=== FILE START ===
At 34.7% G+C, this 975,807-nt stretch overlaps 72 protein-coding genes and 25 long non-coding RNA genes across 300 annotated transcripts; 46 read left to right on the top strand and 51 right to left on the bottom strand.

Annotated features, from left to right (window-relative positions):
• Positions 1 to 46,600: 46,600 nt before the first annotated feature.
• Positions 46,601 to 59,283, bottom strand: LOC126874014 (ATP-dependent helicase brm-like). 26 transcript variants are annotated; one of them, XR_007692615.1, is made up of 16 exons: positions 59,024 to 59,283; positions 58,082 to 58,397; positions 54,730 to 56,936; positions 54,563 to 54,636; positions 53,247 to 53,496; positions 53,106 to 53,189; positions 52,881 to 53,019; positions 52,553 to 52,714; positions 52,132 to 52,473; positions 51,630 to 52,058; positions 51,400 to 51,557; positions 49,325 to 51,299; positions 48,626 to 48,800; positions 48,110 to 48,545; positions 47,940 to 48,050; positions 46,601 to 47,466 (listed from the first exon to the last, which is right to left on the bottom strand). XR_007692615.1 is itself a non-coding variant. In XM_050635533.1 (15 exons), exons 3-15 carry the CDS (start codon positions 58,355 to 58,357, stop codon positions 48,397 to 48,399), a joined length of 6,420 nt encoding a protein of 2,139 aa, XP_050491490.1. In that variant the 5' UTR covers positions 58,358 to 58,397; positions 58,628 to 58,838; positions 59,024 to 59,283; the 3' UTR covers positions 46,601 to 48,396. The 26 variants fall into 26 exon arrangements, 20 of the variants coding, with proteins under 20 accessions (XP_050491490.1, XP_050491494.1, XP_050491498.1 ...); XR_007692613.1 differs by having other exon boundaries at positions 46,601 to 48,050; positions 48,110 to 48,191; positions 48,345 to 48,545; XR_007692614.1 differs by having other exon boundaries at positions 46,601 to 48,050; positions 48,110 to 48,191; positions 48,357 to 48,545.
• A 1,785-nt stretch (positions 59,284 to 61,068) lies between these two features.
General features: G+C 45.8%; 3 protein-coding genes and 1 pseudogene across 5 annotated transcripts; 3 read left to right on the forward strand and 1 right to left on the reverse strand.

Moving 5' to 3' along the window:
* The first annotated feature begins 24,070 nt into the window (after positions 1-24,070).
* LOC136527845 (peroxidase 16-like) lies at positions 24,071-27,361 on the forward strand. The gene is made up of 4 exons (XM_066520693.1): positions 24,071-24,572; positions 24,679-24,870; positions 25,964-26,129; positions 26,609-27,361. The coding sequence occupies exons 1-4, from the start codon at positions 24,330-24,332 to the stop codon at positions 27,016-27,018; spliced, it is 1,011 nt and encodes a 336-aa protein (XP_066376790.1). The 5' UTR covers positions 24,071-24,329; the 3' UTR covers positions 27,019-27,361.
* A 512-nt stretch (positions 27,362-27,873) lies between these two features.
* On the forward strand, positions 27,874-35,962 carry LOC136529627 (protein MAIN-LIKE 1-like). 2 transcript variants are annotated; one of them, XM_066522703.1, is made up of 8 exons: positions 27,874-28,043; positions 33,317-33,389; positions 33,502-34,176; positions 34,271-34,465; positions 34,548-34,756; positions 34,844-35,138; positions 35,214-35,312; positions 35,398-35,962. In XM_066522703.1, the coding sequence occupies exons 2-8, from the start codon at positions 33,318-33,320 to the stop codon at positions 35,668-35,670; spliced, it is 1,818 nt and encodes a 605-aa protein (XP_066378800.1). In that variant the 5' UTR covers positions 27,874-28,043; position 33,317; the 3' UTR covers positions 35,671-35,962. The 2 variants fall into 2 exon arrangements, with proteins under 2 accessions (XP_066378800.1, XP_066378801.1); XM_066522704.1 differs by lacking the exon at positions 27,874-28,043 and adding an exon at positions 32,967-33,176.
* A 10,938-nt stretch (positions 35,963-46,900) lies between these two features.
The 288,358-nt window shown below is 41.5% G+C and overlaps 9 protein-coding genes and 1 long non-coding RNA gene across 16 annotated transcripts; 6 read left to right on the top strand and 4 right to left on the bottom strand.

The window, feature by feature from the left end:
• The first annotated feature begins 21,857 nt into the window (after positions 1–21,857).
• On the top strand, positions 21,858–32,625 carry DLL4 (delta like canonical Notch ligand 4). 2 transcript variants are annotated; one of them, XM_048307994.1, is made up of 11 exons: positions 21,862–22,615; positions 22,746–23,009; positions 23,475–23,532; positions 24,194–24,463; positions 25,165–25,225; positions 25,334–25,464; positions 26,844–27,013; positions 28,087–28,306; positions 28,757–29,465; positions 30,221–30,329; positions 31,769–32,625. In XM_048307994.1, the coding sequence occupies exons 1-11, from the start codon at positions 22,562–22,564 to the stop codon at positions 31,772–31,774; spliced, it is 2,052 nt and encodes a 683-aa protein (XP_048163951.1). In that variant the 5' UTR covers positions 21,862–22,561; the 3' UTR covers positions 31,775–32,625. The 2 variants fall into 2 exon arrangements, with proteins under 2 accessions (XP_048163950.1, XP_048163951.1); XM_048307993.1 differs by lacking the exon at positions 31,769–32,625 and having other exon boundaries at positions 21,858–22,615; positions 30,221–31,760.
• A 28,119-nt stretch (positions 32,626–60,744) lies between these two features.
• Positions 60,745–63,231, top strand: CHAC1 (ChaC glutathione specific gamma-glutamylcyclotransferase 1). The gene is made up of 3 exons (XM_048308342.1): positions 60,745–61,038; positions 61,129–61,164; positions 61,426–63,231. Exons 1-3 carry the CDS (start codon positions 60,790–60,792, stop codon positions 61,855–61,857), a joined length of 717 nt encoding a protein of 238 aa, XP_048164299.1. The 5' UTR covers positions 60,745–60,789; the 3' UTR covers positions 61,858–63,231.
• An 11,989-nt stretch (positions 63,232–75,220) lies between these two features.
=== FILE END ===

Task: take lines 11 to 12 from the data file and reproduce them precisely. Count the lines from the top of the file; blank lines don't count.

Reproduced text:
* On the forward strand, positions 27,874-35,962 carry LOC136529627 (protein MAIN-LIKE 1-like). 2 transcript variants are annotated; one of them, XM_066522703.1, is made up of 8 exons: positions 27,874-28,043; positions 33,317-33,389; positions 33,502-34,176; positions 34,271-34,465; positions 34,548-34,756; positions 34,844-35,138; positions 35,214-35,312; positions 35,398-35,962. In XM_066522703.1, the coding sequence occupies exons 2-8, from the start codon at positions 33,318-33,320 to the stop codon at positions 35,668-35,670; spliced, it is 1,818 nt and encodes a 605-aa protein (XP_066378800.1). In that variant the 5' UTR covers positions 27,874-28,043; position 33,317; the 3' UTR covers positions 35,671-35,962. The 2 variants fall into 2 exon arrangements, with proteins under 2 accessions (XP_066378800.1, XP_066378801.1); XM_066522704.1 differs by lacking the exon at positions 27,874-28,043 and adding an exon at positions 32,967-33,176.
* A 10,938-nt stretch (positions 35,963-46,900) lies between these two features.